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The Man Who Mistook His Wife for a Hat: and Other Clinical Tales Audiobook

The Man Who Mistook His Wife for a Hat: and Other Clinical Tales

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Audible Editor Reviews

Groundbreaking neurologist Oliver Sacks has written a number of best-selling books on his experiences in the field, some of which have been adapted into film and even opera. Often criticized by fellow scientists for his writerly and anecdotal approach to cases, he is nevertheless beloved by the general public precisely for his willingness to exercise compassion toward his unusual subjects. In his introduction to this audiobook, Sacks himself explains that much of the content is now quite outdated, but he hopes, proudly in his soft British lisp, that The Man Who Mistook His Wife For a Hat still resonates for its positive attitude and openness toward the neurological conditions described therein.

Audible featured narrator Jonathan Davis is more than up to the task of bringing these case studies to life. He adopts a tone that is both sympathetic and authoritative. In fact, he sounds very much like the actor William Daniels, who voiced the car in the television show Knight Rider, or for a younger generation, played Principal Feeny in the television show Boy Meets World. The stories in this book concern matters of science, to be sure, but they also contain quite as much adventure into uncharted territory as either of those television shows.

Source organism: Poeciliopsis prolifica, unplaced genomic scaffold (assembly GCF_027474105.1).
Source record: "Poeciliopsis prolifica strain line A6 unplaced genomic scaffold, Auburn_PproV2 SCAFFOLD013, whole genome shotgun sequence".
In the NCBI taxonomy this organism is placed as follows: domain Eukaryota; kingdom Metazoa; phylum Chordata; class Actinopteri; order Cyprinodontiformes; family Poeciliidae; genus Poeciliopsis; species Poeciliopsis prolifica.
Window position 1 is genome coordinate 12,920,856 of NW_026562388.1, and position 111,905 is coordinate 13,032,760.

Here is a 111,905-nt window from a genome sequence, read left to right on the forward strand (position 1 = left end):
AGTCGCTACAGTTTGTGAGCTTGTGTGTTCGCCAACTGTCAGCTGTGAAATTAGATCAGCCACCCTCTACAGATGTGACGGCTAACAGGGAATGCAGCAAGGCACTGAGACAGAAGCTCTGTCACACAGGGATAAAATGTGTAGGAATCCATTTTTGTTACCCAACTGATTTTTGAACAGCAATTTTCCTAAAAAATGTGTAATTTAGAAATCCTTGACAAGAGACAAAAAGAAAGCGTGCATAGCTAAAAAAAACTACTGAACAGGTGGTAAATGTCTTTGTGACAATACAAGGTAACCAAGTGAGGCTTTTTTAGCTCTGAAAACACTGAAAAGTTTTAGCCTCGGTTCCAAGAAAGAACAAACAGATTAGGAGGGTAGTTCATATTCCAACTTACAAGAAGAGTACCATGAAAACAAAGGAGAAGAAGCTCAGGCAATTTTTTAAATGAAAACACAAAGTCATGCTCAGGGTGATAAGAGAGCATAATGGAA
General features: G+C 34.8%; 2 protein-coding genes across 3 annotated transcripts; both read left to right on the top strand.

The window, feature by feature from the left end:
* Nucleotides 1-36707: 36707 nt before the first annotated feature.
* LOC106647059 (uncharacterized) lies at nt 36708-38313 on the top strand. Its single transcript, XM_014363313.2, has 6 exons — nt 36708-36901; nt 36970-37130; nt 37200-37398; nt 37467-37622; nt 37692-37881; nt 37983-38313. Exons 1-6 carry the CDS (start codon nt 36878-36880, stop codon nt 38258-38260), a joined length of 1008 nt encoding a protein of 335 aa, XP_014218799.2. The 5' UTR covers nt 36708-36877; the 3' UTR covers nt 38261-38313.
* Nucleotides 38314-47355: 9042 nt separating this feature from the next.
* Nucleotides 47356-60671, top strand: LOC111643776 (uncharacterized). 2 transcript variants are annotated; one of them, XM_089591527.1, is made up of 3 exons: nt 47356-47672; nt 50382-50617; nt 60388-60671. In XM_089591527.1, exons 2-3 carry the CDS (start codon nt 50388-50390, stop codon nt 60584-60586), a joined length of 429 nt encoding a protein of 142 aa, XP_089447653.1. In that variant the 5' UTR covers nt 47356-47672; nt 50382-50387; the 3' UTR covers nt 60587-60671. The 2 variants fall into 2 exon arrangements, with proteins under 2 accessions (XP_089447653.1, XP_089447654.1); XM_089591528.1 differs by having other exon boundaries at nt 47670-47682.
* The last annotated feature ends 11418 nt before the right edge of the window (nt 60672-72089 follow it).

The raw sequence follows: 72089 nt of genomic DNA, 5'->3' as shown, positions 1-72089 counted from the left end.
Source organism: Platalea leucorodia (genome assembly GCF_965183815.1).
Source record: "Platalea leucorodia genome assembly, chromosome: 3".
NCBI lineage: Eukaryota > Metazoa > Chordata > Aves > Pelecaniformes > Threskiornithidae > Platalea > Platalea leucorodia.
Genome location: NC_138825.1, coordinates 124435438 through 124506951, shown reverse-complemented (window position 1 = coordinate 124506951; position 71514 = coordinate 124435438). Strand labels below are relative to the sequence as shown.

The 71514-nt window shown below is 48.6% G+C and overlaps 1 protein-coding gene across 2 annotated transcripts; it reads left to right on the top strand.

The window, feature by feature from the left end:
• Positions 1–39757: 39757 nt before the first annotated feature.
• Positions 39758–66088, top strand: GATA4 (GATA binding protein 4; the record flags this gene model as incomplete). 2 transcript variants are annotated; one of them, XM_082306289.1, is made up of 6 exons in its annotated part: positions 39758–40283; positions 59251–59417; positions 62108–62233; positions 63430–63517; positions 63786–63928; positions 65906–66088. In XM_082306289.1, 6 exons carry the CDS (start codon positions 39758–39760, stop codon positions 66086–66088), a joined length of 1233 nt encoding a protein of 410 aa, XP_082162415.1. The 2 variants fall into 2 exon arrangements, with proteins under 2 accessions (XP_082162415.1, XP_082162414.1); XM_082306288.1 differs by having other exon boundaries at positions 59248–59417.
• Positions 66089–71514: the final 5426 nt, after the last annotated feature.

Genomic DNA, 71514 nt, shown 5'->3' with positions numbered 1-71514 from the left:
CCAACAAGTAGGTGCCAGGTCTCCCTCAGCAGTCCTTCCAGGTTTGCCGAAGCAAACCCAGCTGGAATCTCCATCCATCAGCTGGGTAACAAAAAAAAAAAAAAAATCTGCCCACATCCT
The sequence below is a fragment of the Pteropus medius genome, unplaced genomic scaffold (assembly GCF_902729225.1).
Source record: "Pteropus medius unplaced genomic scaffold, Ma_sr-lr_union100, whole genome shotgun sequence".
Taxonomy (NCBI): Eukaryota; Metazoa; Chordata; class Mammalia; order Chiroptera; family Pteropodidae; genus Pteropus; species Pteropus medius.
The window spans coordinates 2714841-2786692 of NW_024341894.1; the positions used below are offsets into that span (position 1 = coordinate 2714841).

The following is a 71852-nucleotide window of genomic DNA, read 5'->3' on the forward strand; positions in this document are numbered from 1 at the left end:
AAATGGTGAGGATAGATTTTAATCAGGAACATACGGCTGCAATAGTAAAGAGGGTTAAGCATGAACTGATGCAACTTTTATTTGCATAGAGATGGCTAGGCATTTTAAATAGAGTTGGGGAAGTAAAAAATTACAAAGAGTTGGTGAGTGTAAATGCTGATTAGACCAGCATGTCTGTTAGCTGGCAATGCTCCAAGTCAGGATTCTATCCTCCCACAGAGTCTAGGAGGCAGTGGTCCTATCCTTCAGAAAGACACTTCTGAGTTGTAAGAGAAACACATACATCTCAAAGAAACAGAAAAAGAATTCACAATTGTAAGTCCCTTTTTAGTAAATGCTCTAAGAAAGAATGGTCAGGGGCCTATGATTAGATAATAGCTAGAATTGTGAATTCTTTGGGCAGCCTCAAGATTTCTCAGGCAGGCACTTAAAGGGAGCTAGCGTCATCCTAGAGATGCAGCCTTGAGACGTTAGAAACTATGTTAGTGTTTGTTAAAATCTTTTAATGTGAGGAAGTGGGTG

The cases are divided into four sections: losses, excesses, transports, and the world of the simple. "Losses" involves people who lack certain abilities, for example, the ability of facial recognition. "Excesses" deals with people who have extra abilities, for example, the tics associated with Tourette's Syndrome. "Transports" involves people who hallucinate, for example, a landscape or music from childhood. "The world of the simple" deals with autism and mental retardation. Though this last section is perhaps the most obviously scientifically outdated section of the book, it also best demonstrates Sacks' deep feeling for the unique gifts of his subjects. Indeed, Davis anchors his delivery of the facts in these admirable empathies, demonstrating that in terms of the cultural perception of neurological conditions, Sacks' early work still has much to teach us. —Megan Volpert

Publisher's Summary

In his most extraordinary book, "one of the great clinical writers of the 20th century" (The New York Times) recounts the case histories of patients lost in the bizarre, apparently inescapable world of neurological disorders. Oliver Sacks' The Man Who Mistook His Wife for a Hat tells the stories of individuals afflicted with fantastic perceptual and intellectual aberrations: patients who have lost their memories and with them the greater part of their pasts; who are no longer able to recognize people and common objects; who are stricken with violent tics and grimaces or who shout involuntary obscenities; whose limbs have become alien; who have been dismissed as retarded yet are gifted with uncanny artistic or mathematical talents.